Peru's Chaos

April 26, 1992

Since Peru's President Alberto Fujimori with army help disbanded the nation's constitution, judiciary and congress on April 5, the congress has returned the compliment. It swore in his vice president, Maximo San Roman, as a rival president. Now Peru has two of them.

What Peru does not have is much government at all. The economy minister resigned after hearing tough talk in Washington from the United States and Organization of American States about losing aid if constitutional law is not restored to Peru. The banking superintendent resigned. The head of the central bank, on the other hand, refused to step down when the runaway president demanded his resignation.

The people in Peru who are not confused are the Shining Path guerrillas. They have moved into the capital of Lima and are murdering community leaders in the shantytowns. The army, which is supposed to be fighting the Shining Path and the cocaine drug gangs, is not doing a good job of it. The army is up to arresting dissidents, cracking down on the country's largest political party and suppressing constitutional institutions, but that's about all. Half of it is deployed on the border worrying about invasion from Ecuador and the other half is not much use against Peru's real enemies.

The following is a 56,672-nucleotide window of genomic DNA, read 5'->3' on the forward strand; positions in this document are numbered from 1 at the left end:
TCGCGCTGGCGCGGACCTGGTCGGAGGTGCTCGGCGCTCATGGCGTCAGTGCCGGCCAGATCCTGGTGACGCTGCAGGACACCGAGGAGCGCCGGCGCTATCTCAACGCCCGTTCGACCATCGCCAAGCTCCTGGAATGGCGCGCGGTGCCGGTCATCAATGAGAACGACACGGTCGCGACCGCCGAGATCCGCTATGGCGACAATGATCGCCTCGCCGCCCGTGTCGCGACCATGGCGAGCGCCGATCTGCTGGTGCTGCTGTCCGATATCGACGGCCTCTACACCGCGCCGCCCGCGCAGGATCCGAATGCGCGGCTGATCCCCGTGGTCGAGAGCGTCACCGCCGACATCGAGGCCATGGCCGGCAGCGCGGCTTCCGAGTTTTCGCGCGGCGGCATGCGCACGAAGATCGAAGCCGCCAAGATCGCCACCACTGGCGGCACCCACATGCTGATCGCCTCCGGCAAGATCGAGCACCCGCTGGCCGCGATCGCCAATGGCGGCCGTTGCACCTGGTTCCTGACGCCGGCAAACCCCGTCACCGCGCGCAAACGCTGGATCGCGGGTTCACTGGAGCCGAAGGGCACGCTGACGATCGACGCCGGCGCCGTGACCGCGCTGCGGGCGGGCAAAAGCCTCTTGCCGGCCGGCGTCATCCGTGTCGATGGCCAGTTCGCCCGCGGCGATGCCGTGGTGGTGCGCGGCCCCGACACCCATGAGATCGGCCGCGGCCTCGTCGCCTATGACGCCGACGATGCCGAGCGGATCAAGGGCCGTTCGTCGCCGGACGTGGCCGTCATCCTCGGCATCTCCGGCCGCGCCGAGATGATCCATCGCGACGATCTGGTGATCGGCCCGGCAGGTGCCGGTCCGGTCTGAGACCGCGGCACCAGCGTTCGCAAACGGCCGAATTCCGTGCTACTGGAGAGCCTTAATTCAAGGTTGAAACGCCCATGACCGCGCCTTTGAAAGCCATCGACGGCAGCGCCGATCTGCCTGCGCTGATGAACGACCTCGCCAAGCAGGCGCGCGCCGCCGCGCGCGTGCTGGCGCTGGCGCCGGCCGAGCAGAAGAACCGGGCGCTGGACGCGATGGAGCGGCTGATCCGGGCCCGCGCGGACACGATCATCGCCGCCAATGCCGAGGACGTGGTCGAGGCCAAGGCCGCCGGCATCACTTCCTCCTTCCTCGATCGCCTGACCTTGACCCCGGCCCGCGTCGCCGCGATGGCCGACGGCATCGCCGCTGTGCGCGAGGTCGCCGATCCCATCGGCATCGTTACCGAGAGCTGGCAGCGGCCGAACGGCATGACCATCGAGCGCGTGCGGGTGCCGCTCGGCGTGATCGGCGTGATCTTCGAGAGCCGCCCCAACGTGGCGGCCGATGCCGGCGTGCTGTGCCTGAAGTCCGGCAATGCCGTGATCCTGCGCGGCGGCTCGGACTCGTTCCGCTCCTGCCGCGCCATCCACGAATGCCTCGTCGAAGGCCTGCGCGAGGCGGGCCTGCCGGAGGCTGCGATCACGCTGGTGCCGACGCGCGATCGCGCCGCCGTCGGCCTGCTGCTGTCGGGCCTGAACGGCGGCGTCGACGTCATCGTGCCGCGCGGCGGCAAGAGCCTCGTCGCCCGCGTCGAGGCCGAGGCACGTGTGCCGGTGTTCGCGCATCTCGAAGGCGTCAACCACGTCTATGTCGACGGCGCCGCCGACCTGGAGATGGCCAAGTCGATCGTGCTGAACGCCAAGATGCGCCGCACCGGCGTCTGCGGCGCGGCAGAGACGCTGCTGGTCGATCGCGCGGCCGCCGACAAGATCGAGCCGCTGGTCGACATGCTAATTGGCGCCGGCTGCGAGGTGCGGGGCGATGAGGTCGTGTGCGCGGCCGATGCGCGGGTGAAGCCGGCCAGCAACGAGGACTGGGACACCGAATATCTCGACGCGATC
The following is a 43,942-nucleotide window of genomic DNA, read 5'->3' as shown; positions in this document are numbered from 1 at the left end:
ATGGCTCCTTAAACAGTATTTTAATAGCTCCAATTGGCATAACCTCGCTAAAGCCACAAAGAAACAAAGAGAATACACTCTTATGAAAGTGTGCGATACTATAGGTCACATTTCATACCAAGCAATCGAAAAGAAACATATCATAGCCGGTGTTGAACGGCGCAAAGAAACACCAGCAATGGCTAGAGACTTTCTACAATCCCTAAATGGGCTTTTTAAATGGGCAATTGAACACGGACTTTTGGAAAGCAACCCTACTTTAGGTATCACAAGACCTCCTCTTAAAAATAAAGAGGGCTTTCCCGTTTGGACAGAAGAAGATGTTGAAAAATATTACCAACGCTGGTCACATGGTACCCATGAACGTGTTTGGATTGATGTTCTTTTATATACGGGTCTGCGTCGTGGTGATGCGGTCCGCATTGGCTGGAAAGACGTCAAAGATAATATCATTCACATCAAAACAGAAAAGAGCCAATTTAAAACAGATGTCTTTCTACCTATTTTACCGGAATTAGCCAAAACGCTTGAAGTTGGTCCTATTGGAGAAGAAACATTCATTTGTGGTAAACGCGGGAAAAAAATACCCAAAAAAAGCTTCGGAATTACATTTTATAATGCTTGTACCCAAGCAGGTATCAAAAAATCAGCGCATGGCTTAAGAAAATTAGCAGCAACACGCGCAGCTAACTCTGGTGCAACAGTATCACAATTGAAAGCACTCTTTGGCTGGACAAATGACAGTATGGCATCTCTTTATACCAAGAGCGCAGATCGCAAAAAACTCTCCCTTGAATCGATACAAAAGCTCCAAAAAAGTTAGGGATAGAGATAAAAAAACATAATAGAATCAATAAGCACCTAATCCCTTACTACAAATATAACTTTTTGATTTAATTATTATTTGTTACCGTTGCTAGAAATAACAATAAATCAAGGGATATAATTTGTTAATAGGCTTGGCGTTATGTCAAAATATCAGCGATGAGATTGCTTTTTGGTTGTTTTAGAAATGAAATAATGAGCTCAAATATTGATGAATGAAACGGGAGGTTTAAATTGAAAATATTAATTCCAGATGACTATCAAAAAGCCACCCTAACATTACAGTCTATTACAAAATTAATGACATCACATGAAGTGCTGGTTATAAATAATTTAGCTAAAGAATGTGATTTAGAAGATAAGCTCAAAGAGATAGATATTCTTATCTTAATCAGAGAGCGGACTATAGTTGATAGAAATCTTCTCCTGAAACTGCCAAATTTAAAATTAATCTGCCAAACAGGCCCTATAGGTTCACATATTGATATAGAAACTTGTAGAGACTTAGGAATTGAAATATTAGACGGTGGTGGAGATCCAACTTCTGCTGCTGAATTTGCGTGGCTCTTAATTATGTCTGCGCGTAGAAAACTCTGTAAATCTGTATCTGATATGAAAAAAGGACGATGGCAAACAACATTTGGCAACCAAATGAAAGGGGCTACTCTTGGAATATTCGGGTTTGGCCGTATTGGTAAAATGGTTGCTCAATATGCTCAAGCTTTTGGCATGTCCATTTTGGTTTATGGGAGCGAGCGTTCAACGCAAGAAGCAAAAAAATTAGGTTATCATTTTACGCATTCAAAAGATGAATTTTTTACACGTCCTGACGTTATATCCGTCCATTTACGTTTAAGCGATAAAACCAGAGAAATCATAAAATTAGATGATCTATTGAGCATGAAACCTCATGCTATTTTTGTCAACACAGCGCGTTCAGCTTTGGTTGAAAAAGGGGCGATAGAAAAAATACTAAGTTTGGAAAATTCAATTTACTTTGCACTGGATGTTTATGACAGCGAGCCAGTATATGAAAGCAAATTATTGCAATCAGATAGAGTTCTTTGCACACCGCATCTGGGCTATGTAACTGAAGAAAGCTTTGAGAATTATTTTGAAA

Mr. Fujimori has dealt with internal and foreign criticism by announcing a 12-month restoration of democracy, centering on a July plebiscite to ratify his coup. This plan must be greeted with some skepticism.

The OAS has given Mr. Fujimori until May 23 to restore constitutional rule in Peru or face economic sanctions. He has used his Japanese ancestry to win unprecedented aid from Japan, but that cannot substitute for good standing in the Americas.

nTC Coups by elected presidents are no better than coups against them. The winner of the stand-off between Mr. Fujimori's supporters and Mr. San Roman's supporters can only be the Shining Path. The OAS should stick to its ultimatum.

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